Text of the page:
"Ram Kumar spent that decade, the first decade of India's independence, perfecting an elegiac figuration imbued with the spirit of tragic modernism. Infused with an ideological fervour, he drew equally upon exemplars like Courbet, Rouault, Kathe Kollwitz and Edward Hopper dedicating himself to the creation of an iconography of depression and victimhood ... To this period belong those lost souls: the monumental Picassoesque figures packed into a darkened picture-womb, the bewildered clerks, terrorized workers and emaciated doll-women trapped in industrial city. Rendered through a semi-cubist discipline and memoralised in paintings like 'Sad Town' and 'hidden sorrow', these fugitives are trapped in a hostile environment and in their own divided selves." (Ranjit Hoskote, The Poet of the Visionary Landscape, in: Ram Kumar, A Journey Within, Vadehra Art Gallery, New Delhi, 1996, p. 37).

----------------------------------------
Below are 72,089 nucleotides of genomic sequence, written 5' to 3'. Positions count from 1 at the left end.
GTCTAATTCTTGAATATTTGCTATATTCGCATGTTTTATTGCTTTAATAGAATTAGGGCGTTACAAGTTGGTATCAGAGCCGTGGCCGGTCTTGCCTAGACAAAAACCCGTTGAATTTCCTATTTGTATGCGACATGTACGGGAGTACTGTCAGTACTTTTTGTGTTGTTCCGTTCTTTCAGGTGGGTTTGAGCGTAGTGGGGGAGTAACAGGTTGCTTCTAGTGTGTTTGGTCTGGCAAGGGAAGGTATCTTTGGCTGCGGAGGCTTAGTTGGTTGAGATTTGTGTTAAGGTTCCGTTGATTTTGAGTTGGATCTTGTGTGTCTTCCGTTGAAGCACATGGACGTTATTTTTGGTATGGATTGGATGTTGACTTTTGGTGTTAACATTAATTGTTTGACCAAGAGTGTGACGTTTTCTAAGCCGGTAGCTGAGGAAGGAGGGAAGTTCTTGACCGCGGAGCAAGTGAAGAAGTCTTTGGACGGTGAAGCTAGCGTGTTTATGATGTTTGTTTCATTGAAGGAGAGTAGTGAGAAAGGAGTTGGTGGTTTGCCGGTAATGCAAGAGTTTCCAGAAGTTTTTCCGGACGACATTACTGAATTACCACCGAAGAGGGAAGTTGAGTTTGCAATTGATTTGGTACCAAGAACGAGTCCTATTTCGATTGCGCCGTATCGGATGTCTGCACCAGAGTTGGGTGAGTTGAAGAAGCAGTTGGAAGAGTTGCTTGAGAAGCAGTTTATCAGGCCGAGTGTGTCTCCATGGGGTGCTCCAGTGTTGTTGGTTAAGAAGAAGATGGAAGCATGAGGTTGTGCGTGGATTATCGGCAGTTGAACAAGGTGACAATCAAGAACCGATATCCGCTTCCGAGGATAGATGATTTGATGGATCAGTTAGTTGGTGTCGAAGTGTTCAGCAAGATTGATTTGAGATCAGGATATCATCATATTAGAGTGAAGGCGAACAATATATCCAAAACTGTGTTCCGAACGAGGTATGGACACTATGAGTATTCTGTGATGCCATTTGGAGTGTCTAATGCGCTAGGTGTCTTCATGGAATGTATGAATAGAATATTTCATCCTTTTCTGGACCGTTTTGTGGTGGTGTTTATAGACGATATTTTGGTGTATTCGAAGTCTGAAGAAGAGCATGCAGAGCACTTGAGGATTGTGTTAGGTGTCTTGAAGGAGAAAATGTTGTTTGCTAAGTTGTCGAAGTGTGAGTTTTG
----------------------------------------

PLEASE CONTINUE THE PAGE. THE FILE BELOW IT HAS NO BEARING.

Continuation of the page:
This early work reflects the gradual transition of Ram Kumar's style from the more figurative paintings of the 1950's towards the abstraction that typified his work of the 1960's and beyond.